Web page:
CHARLOTTE — In the yard, it’s inevitable there will be so-called weeds and plants that grow on their own. There are those mushrooms deemed unattractive and a nuisance popping up at random. The berries falling from a tree you didn’t know carried berries.
You’ll drive down the state highway and see tall weeds with golden tips and wonder how they came about.
You’ll move on and forget these oddities. And that’s when the forager moves in. The forager known as Clark Barlowe.
“I love the connection to being able to go out and find something that nobody planted that was just growing,” Barlowe said. “Then I take it and bring it back into the restaurant and serve something you would never really taste in any other way.”
Barlowe, 30, is a forager, chef and co-owner of Heirloom Restaurant in Charlotte. It’s a place designed to showcase natural ingredients and North Carolina farm-to-fork cuisine.
Foraging in essentially the acquisition of food by hunting, fishing or the gathering of plant matter. Foragers have knowledge of the land, a commitment to the forests, and an ability to determine and collect edible foraged ingredients.
“Foraging is a very primal thing,” he said. “You have to have a passion for learning because you are constantly learning even about things you thought you knew everything about. I thought I knew everything about chicken of the woods mushrooms. I’ve seen them. I’ve picked them. I’ve picked different varieties of them. I know what they grow on, where they grow and what season, and what temperature they grow in.
“Then this year, I saw one growing out of a rock. How does it even grow out of a rock? It should be a wood decomposing mushroom and it should need to break down the sugars in wood to actuate fruit. So, how is it growing out of a rock?”
Barlowe knows his craft. He is a walking encyclopedia that carefully recalls the details of the land, plants and forageable goods around him. He’s trained, educated and licensed. And, in case you’re wondering, the restaurant follows the rules and regulations of the State Health Department to ensure every item foraged, cook and served on your plate is safe and edible.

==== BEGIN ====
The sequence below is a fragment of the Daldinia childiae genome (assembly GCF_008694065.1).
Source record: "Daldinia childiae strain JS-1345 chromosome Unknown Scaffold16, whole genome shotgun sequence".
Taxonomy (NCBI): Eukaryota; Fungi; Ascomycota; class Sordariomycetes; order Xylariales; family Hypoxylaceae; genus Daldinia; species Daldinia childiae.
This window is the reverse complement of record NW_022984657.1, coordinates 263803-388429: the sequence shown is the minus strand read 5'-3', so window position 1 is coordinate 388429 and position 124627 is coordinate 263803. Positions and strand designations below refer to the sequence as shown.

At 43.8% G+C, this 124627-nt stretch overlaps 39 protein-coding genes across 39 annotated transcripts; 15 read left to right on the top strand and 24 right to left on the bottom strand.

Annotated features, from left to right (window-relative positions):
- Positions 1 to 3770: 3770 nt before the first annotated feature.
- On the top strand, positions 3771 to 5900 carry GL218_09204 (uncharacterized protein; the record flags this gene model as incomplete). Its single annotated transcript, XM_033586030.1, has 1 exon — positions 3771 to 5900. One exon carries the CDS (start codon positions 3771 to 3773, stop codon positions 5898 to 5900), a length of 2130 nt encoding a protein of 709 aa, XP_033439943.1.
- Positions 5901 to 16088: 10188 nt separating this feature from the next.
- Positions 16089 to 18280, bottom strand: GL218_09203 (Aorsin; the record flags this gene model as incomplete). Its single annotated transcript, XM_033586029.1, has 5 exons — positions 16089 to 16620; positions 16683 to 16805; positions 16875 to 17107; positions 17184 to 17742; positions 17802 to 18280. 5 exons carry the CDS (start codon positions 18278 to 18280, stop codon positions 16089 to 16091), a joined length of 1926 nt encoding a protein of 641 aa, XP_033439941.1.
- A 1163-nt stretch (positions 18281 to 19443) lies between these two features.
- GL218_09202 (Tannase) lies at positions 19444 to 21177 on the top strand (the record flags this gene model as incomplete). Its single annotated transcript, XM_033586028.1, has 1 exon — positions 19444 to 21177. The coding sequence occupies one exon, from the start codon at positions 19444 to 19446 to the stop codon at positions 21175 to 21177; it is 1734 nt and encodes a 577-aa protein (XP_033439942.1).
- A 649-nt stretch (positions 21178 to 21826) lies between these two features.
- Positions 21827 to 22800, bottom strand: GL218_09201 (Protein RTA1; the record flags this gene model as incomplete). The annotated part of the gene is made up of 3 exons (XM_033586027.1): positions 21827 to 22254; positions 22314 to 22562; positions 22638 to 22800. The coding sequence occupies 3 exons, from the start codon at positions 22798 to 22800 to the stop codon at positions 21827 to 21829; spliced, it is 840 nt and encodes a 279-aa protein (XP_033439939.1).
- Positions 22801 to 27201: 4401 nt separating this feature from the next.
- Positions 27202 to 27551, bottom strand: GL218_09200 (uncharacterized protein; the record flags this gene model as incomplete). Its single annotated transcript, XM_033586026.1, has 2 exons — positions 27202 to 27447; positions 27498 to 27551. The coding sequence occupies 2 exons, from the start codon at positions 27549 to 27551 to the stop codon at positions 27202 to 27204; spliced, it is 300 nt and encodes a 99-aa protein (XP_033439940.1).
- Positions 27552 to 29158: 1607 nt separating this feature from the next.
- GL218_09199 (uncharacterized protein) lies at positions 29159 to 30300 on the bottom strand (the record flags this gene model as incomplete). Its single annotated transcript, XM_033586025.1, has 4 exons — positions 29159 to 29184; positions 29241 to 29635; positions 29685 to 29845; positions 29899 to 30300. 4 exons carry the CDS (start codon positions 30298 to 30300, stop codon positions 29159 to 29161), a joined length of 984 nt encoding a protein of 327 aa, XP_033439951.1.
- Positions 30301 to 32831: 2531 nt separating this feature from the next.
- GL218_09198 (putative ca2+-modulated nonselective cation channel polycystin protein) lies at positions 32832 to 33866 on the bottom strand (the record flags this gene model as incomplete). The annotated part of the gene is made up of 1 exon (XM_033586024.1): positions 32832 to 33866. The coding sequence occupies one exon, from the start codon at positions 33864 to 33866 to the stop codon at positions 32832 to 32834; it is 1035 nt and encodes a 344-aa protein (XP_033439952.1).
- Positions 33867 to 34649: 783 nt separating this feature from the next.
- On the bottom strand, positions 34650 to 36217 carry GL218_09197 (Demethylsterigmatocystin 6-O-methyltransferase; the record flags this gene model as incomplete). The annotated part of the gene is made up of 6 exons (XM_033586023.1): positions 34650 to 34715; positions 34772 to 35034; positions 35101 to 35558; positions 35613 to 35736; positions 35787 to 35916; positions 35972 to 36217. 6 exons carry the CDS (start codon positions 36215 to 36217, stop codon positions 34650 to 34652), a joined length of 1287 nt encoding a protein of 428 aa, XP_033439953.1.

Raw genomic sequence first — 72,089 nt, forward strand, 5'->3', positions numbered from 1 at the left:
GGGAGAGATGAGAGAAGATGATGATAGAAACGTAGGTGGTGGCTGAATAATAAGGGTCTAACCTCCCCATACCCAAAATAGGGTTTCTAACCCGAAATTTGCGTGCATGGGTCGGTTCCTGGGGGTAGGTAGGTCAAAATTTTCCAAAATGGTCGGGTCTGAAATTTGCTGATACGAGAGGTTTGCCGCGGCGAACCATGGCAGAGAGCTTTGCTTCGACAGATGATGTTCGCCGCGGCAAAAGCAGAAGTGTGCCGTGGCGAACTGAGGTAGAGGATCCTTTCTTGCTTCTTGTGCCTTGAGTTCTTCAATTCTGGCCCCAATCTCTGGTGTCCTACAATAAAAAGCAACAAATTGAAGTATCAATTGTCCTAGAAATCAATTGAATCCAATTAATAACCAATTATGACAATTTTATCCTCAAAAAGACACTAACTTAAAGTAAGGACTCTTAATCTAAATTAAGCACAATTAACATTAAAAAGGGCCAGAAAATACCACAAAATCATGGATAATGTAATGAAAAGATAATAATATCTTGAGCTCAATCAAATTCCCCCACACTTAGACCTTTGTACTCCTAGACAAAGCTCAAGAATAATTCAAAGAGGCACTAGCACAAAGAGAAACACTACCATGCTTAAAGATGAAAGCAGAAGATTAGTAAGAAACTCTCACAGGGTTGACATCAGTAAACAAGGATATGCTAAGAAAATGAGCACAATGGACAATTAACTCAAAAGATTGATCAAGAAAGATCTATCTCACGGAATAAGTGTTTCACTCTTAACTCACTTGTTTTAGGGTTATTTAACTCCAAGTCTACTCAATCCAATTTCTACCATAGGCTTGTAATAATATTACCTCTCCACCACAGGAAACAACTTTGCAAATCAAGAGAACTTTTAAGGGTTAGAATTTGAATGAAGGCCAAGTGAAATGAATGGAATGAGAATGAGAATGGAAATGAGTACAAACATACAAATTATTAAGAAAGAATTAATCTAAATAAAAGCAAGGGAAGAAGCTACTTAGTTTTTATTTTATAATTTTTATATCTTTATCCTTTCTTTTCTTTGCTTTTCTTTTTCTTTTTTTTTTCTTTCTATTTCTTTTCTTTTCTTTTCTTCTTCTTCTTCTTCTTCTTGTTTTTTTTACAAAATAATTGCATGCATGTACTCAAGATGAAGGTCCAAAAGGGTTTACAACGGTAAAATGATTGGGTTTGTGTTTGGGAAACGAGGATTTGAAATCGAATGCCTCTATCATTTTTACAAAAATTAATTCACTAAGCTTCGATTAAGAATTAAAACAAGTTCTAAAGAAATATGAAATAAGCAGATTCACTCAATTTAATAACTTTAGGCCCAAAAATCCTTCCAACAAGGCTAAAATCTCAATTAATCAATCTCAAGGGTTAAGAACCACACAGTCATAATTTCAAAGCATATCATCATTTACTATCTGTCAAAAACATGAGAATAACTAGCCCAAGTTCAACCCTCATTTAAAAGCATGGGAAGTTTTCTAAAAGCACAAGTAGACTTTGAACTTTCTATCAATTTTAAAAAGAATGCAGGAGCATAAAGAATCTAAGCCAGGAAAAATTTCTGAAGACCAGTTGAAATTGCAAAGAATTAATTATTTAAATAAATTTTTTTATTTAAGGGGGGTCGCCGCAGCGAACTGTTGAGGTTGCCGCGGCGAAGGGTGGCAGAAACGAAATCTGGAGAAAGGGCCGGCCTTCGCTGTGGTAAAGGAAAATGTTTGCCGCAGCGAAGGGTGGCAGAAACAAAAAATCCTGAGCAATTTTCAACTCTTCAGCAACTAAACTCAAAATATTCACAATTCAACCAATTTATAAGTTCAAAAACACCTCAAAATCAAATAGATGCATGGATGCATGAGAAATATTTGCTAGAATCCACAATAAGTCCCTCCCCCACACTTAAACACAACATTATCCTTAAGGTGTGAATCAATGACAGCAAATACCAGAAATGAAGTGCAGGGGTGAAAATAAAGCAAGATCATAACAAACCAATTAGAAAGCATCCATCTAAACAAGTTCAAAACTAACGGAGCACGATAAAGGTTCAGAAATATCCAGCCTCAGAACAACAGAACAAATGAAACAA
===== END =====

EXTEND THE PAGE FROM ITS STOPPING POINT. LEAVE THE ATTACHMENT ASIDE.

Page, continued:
“Foraging is where charcuterie was 10 years ago when charcuterie was sort of the wild, Wild West when everyone was precuring their own ham,” said Barlowe. “Then someone made a mistake, someone got sick and now it’s very restrictive in how we precure hams. I don’t want to see that happen to mushrooms. I’d rather we be very restrictive up front and then we can always work back from that.
“The reason people have a fear of mushrooms is because it’s this unknown. The mushrooms come up, they fruit, they decompose and they go away,” he added. “It usually happens over the course of a couple of days. It’s this unknown thing for many.
“I am as deep into foraging mushrooms as I can get right now. I’ve learned about every mushroom in North Carolina that I can forage and that I care to forage.”
The approved species list in North Carolina includes 20 forageable mushrooms, though there are other forgaeable mushrooms that haven’t made the list.
Barlowe works with everything from chicken and hen of the wood mushrooms and reindeer moss to strawberry tops and oak leaves.
Heirloom opened in February 2014 and has earned a positive reputation through Barlowe’s culinary creations.
His resume is extensive. He’s a graduate of Johnson & Wales University and has fine-tuned his skills with stints at Mama Ricotta’s in Charlotte, El Bulli in Spain, the French Laundry in California, and the Hamilton in Washington, D.C., to name a few. He’s been featured on the Food Network and earned a name for himself in the culinary world.
Foraging requires the diligent practice of time and patience, a knack for curiosity and a keen use of the senses. Barlowe will drive down the streets of Charlotte and, with Clark Kent-esque vision, notice a mushroom growing in a tree somewhere off the road. He whips his car around and stops to collect a sample. After all, the bumper sticker on his Chevy truck does read, “I brake for mushrooms.”
He is notorious for walking up to someone’s front door, knocking, introducing himself and requesting to cut the mushrooms from their yard.
“People are really friendly. The mostly say yes and have learned who I am,” said Barlowe.
Old trees and neighborhoods, office parks and cemeteries have become his grocery store. Some foraging spots he keeps secret. Before Barlowe, serving wild and foraged ingredients on a restaurant table in North Carolina didn’t exist really exist.
Inside Heirloom, Barlowe pays homage to his family — seven generations of Caldwell County residents. He sources everything from North Carolina farmers, producers and small businesses. Even the salt, soap and liquor all hails from the Old North State.
“We want to showcase the bounty of this state to the best of our ability,” said Barlowe. “This is what lead us to wild ingredients. We wanted to do something that was really unique all over the state.”
It’s also about educating the public that mushrooms and other wild ingredients shouldn’t be feared. In fact, mushrooms were one of the first life forms.
“Twenty-three primates including humans consume mushrooms,” added Barlowe. “We could live off the bounty found from the mountains to the sea in North Carolina.”
It’s a challenge he hopes to one day try — to hike from the North Carolina mountains to the sea and live off the what’s foraged along the way.
“A chef should be a craftsman more so than an artist,” said Barlowe. “When you repeat dishes, you are giving guests the same experience every time. It’s different with wild ingredients as the flavors of the dishes will continuously change.”
And with that, Barlowe, a craftsman and chef, will forage into the depths of the natural world bringing forth a bounty for harvest.